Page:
Gautam Adani, now Asia’s richest man, regrets not finishing college. The billionaire, who dropped out of formal education at the age of 16 in 1978 to take a train to Mumbai to try his luck and three years later made his first killing, an Rs10,000 commission doing a diamond trade with a Japanese buyer, said early experiences made him wise but formal education rapidly expands one’s knowledge.
The dry and tough living conditions of Gujarat’s Banaskantha shaped his social behaviour, but his father’s involvement in what is now known as forward trades gave him the initial learning, Adani said at the 75th year celebrations of Vidya Mandir Trust Palanpur in Gujarat.
“I was just 16 years old when I chose to give up my education and move to Mumbai. In this context, a question I often get asked is why I moved to Mumbai instead of working with my family. As many youngsters in the audience would agree, the optimism and desire for independence of a teenage boy is hard to contain. All I knew was that I wanted to do something different and do it on my own,” Mr Adani said.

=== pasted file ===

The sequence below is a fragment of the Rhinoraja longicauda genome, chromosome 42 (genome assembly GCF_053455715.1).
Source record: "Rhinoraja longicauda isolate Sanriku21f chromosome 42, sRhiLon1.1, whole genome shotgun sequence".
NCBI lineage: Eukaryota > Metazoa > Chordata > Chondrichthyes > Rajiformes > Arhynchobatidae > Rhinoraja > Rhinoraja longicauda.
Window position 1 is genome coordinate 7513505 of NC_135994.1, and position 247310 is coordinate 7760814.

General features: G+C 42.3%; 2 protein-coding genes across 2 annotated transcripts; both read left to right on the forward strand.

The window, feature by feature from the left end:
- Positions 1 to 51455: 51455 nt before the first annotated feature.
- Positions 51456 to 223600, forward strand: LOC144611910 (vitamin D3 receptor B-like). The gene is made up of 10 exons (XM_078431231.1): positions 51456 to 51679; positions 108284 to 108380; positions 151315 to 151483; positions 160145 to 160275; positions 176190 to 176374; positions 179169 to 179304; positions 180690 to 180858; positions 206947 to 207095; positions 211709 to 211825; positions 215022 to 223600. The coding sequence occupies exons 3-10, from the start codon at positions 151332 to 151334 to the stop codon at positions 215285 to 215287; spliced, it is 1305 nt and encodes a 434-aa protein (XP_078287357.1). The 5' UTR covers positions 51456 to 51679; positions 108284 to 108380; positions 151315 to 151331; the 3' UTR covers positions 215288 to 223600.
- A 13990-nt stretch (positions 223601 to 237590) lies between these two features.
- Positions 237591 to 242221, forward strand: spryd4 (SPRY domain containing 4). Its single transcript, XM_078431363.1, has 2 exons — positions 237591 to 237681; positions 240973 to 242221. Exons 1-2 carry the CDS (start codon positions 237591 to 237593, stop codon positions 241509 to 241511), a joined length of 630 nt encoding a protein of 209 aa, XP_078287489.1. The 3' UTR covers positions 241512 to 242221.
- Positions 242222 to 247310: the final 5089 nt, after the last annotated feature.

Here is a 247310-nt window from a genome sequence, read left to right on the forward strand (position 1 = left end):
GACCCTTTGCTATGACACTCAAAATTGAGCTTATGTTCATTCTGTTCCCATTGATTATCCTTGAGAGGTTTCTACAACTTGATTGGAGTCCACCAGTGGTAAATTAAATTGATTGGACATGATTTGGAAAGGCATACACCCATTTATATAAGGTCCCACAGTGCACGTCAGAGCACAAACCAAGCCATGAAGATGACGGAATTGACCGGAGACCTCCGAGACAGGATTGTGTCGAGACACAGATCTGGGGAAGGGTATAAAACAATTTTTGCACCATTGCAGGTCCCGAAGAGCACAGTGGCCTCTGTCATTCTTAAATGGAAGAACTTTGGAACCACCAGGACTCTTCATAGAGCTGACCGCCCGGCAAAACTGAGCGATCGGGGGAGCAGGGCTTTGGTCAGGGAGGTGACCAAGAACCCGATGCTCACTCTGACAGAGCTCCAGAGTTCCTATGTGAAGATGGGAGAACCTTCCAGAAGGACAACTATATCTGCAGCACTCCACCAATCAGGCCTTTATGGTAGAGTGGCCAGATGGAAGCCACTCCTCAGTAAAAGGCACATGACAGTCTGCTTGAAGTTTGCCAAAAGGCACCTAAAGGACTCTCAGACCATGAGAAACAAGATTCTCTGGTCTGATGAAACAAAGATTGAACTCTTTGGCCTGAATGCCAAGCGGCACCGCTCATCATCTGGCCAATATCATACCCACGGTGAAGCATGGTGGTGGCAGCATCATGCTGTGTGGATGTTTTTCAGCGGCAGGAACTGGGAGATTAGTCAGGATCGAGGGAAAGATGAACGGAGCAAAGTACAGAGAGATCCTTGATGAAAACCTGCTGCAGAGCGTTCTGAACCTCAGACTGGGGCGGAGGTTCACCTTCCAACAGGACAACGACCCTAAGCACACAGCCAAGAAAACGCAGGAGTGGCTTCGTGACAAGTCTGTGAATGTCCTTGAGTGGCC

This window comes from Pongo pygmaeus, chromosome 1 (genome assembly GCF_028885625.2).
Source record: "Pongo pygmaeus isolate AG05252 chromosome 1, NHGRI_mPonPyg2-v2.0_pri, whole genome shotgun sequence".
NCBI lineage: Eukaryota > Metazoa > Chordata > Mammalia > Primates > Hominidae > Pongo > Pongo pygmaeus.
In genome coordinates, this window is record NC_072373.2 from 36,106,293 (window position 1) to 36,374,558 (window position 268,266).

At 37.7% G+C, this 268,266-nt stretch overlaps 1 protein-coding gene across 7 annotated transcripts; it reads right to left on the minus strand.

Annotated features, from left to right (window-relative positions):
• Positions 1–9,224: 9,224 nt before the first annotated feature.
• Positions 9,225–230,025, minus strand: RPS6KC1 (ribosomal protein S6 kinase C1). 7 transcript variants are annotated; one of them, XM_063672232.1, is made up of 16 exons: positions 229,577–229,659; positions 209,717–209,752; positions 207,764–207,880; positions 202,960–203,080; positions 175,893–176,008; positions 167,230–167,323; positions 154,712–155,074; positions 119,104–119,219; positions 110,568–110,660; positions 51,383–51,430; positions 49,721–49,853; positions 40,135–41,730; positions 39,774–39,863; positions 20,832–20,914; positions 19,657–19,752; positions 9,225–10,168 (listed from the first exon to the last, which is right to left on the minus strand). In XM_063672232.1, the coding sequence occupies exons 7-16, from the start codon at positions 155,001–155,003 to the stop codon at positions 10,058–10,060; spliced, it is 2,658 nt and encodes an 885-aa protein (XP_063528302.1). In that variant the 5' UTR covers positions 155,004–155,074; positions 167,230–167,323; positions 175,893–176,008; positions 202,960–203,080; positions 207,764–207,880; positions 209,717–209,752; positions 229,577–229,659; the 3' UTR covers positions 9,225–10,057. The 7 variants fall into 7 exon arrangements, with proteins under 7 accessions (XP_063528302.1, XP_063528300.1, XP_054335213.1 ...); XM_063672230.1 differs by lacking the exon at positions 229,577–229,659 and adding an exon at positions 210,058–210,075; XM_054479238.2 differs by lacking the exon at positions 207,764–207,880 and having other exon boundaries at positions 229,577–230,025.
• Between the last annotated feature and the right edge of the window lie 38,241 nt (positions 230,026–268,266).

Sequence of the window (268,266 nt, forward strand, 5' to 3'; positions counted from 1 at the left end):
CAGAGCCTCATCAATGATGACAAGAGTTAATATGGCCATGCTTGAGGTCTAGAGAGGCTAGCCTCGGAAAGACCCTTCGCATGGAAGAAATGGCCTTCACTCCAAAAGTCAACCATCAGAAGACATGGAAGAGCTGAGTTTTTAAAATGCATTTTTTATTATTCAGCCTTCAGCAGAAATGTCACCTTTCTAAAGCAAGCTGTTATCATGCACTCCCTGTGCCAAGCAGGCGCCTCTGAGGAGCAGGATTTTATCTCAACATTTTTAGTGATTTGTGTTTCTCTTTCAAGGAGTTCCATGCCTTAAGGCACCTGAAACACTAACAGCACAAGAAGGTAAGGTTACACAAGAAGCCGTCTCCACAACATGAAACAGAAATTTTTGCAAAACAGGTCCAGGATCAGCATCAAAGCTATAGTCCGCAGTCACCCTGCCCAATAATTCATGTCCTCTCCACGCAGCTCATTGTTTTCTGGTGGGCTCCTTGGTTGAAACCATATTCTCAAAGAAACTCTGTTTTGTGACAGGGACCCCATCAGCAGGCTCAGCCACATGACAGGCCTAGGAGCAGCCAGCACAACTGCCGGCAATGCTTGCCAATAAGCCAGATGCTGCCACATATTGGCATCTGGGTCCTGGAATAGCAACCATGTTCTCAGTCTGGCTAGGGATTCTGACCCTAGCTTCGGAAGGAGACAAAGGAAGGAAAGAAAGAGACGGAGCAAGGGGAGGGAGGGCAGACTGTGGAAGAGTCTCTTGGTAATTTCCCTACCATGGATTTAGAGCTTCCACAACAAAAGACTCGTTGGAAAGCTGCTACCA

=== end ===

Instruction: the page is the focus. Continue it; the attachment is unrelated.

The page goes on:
“Another question I am often asked is whether I have any regret about not going to college. Reflecting on my life and the different turns it took, I now do believe that I would have benefited if I had finished college. While my early experiences made me wise, I now realize that formal education rapidly expands one’s knowledge,” he said.
“To acquire wisdom, one must experience but to acquire knowledge, one must study,” he said. These are complementary, he said. “Though I will never really know, I do reflect at times that the expansion in my abilities may have been faster had I gone to college,” Mr Adani said.